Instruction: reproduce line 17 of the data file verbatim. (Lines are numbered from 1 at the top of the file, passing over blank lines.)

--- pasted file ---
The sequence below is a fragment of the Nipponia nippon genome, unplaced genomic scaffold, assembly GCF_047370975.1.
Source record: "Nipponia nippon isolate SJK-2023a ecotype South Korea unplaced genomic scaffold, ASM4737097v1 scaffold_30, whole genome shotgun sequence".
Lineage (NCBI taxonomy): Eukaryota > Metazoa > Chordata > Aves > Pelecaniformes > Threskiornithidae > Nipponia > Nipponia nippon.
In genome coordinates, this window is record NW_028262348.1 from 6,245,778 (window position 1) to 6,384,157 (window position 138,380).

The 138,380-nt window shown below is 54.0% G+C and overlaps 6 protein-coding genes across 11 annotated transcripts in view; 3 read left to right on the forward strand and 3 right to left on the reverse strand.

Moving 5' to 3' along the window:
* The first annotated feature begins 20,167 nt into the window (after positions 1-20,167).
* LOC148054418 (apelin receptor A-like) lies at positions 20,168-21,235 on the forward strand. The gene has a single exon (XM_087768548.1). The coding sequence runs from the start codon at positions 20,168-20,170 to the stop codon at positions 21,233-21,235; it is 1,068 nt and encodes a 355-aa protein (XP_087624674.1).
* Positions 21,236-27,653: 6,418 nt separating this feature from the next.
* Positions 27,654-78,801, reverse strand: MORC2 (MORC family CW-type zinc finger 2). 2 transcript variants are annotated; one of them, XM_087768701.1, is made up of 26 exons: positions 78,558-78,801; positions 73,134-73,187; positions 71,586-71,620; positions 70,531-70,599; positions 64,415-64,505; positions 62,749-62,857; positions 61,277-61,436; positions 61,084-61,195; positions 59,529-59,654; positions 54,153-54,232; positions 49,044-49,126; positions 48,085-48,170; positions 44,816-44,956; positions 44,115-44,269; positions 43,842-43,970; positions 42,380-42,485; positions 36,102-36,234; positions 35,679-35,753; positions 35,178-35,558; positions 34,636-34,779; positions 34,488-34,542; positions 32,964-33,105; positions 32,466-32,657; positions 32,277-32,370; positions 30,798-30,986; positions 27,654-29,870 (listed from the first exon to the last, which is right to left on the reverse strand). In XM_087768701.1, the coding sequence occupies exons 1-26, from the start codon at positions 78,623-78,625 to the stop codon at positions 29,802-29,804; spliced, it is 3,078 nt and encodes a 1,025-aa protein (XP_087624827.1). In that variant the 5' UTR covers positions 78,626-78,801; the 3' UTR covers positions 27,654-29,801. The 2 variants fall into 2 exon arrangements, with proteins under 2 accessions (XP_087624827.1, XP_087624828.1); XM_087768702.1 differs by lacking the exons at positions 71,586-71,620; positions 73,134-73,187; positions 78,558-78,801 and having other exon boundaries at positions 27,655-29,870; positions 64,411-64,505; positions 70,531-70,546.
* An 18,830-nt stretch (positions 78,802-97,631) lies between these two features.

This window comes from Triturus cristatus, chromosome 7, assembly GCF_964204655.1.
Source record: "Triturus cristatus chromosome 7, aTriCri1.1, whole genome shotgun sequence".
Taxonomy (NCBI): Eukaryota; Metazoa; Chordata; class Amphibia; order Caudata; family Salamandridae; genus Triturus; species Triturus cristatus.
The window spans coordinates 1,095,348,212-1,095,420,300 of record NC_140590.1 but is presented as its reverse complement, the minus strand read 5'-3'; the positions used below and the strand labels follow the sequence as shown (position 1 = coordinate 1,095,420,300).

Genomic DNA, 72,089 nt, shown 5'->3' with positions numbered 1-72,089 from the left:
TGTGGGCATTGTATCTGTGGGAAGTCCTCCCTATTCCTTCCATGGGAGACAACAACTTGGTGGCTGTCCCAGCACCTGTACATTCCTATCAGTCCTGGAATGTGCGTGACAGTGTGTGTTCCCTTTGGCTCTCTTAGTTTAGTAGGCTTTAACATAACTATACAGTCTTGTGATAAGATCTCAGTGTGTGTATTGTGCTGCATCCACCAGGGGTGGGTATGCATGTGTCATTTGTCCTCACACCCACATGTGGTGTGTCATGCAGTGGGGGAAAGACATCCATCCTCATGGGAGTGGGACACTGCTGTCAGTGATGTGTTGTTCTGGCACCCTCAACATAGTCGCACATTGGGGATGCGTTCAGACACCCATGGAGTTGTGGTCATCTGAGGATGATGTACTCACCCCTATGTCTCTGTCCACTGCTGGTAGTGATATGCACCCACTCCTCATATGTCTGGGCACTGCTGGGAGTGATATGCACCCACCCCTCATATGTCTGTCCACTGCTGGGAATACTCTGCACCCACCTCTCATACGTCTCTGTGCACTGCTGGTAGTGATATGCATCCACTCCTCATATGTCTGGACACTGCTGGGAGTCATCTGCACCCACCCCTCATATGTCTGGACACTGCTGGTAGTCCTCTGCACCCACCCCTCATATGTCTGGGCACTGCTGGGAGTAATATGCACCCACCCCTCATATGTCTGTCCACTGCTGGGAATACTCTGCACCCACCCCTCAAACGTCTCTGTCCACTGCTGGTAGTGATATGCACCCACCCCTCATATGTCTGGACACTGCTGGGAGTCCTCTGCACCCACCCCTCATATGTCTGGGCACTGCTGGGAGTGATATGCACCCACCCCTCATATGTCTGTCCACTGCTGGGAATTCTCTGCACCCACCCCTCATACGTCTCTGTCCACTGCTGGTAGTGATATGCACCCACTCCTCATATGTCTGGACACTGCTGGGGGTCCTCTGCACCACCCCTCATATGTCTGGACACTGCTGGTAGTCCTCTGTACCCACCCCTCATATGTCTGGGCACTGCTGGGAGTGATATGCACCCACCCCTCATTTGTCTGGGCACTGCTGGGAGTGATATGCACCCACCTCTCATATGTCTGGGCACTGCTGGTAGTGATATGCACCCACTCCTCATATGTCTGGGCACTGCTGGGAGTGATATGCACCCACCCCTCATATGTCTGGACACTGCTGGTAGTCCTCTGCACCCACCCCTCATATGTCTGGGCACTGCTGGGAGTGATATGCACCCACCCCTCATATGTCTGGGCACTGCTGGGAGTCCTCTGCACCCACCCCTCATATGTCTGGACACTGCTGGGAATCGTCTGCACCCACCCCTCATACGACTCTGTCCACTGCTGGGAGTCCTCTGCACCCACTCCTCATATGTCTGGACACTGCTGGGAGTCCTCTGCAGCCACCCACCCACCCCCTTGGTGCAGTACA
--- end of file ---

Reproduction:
TGTGGGCATTGTATCTGTGGGAAGTCCTCCCTATTCCTTCCATGGGAGACAACAACTTGGTGGCTGTCCCAGCACCTGTACATTCCTATCAGTCCTGGAATGTGCGTGACAGTGTGTGTTCCCTTTGGCTCTCTTAGTTTAGTAGGCTTTAACATAACTATACAGTCTTGTGATAAGATCTCAGTGTGTGTATTGTGCTGCATCCACCAGGGGTGGGTATGCATGTGTCATTTGTCCTCACACCCACATGTGGTGTGTCATGCAGTGGGGGAAAGACATCCATCCTCATGGGAGTGGGACACTGCTGTCAGTGATGTGTTGTTCTGGCACCCTCAACATAGTCGCACATTGGGGATGCGTTCAGACACCCATGGAGTTGTGGTCATCTGAGGATGATGTACTCACCCCTATGTCTCTGTCCACTGCTGGTAGTGATATGCACCCACTCCTCATATGTCTGGGCACTGCTGGGAGTGATATGCACCCACCCCTCATATGTCTGTCCACTGCTGGGAATACTCTGCACCCACCTCTCATACGTCTCTGTGCACTGCTGGTAGTGATATGCATCCACTCCTCATATGTCTGGACACTGCTGGGAGTCATCTGCACCCACCCCTCATATGTCTGGACACTGCTGGTAGTCCTCTGCACCCACCCCTCATATGTCTGGGCACTGCTGGGAGTAATATGCACCCACCCCTCATATGTCTGTCCACTGCTGGGAATACTCTGCACCCACCCCTCAAACGTCTCTGTCCACTGCTGGTAGTGATATGCACCCACCCCTCATATGTCTGGACACTGCTGGGAGTCCTCTGCACCCACCCCTCATATGTCTGGGCACTGCTGGGAGTGATATGCACCCACCCCTCATATGTCTGTCCACTGCTGGGAATTCTCTGCACCCACCCCTCATACGTCTCTGTCCACTGCTGGTAGTGATATGCACCCACTCCTCATATGTCTGGACACTGCTGGGGGTCCTCTGCACCACCCCTCATATGTCTGGACACTGCTGGTAGTCCTCTGTACCCACCCCTCATATGTCTGGGCACTGCTGGGAGTGATATGCACCCACCCCTCATTTGTCTGGGCACTGCTGGGAGTGATATGCACCCACCTCTCATATGTCTGGGCACTGCTGGTAGTGATATGCACCCACTCCTCATATGTCTGGGCACTGCTGGGAGTGATATGCACCCACCCCTCATATGTCTGGACACTGCTGGTAGTCCTCTGCACCCACCCCTCATATGTCTGGGCACTGCTGGGAGTGATATGCACCCACCCCTCATATGTCTGGGCACTGCTGGGAGTCCTCTGCACCCACCCCTCATATGTCTGGACACTGCTGGGAATCGTCTGCACCCACCCCTCATACGACTCTGTCCACTGCTGGGAGTCCTCTGCACCCACTCCTCATATGTCTGGACACTGCTGGGAGTCCTCTGCAGCCACCCACCCACCCCCTTGGTGCAGTACA